Enrichment: President Syngman Rhee’s establishment of the Peace Line
In 1952, President Syngman Rhee declared “the sovereignty of the adjacent coast” and devised the Peace Line some 50 to 100 miles off the coast in response to the “request for the protection and welfare of the country.”
Japanese called it the “Syngman Rhee Line” and strongly demanded its abolition. President Syngman Rhee stated that the purpose of the line was for peaceful co-existence.
Japanese fishermen being interrogated by Korean authorities after being detained for allegedly having trespassed across the boundary.
When the Japanese government instructed fishermen to ignore the “Syngman Rhee Line,” the Korean government responded by mobilizing warships and seizing Japanese vessels that violated the boundary. A Japanese fisherman was killed occurred during this period. By 1961, almost 4,000 Japanese fishermen had been captured and more than 300 vessels seized.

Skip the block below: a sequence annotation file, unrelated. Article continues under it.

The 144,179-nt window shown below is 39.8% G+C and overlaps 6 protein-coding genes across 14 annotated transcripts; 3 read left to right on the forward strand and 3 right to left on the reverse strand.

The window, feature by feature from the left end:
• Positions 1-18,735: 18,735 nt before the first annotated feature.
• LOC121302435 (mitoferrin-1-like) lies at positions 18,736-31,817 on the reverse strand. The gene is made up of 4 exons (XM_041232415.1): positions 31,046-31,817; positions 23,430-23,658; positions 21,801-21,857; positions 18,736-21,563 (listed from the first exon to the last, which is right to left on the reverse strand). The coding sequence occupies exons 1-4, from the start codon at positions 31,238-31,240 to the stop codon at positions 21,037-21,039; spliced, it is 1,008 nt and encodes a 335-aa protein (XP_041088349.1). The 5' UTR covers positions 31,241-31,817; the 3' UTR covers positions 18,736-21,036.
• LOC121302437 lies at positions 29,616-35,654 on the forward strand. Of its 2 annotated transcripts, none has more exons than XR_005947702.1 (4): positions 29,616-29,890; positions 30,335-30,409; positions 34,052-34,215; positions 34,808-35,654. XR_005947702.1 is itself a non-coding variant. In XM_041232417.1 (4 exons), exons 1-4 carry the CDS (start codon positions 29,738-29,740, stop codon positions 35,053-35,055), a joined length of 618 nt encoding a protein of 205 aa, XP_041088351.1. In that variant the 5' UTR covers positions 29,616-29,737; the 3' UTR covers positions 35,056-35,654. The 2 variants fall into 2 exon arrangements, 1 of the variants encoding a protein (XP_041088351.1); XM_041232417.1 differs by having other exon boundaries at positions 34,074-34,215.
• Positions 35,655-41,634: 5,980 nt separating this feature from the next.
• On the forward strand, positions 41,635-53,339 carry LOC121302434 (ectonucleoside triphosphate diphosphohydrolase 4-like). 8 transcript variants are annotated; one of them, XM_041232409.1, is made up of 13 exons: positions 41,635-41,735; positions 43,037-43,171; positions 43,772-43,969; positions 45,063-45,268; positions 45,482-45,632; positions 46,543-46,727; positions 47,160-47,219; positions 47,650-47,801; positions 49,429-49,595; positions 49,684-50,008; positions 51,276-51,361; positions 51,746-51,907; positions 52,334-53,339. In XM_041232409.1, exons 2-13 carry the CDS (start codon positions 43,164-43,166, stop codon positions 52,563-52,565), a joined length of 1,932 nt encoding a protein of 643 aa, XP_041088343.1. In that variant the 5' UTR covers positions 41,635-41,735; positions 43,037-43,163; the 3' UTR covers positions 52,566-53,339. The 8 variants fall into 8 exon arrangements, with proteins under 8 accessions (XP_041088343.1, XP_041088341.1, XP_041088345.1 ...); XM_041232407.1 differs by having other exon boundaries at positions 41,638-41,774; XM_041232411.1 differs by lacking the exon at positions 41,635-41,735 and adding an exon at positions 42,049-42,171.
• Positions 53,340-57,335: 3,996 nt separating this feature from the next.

The Peace Line reflected the urgent need for protection of the Korean fishing industry. At the time, the domestic gross tonnage of fishing vessels was a mere 100,000 tons, and most vessels were non-motorized. If Japanese fishermen had been allowed to fish freely in the East Sea, the negative impact on the Korean fishing industry would have been severe.
1. In 1900, The Imperial Ordinance No. 41 of the Korean Empire declared Seokdo (Dokdo) to be Korean territory.
2. In 1905, the Japanese government established jurisdiction over Dokdo after claiming that the island had no preeminence. However, this was an unfounded claim as Dokdo had long been considered Korean territory.
3. The SCAPIN No. 677 was issued in 1946, which expressly excludes Ulleungdo, Dokdo, and Jejudo from Japanese territory.
4. President Syngman Rhee declared ‘the sovereignty of the adjacent coast’ in 1952. This is the Peace Line.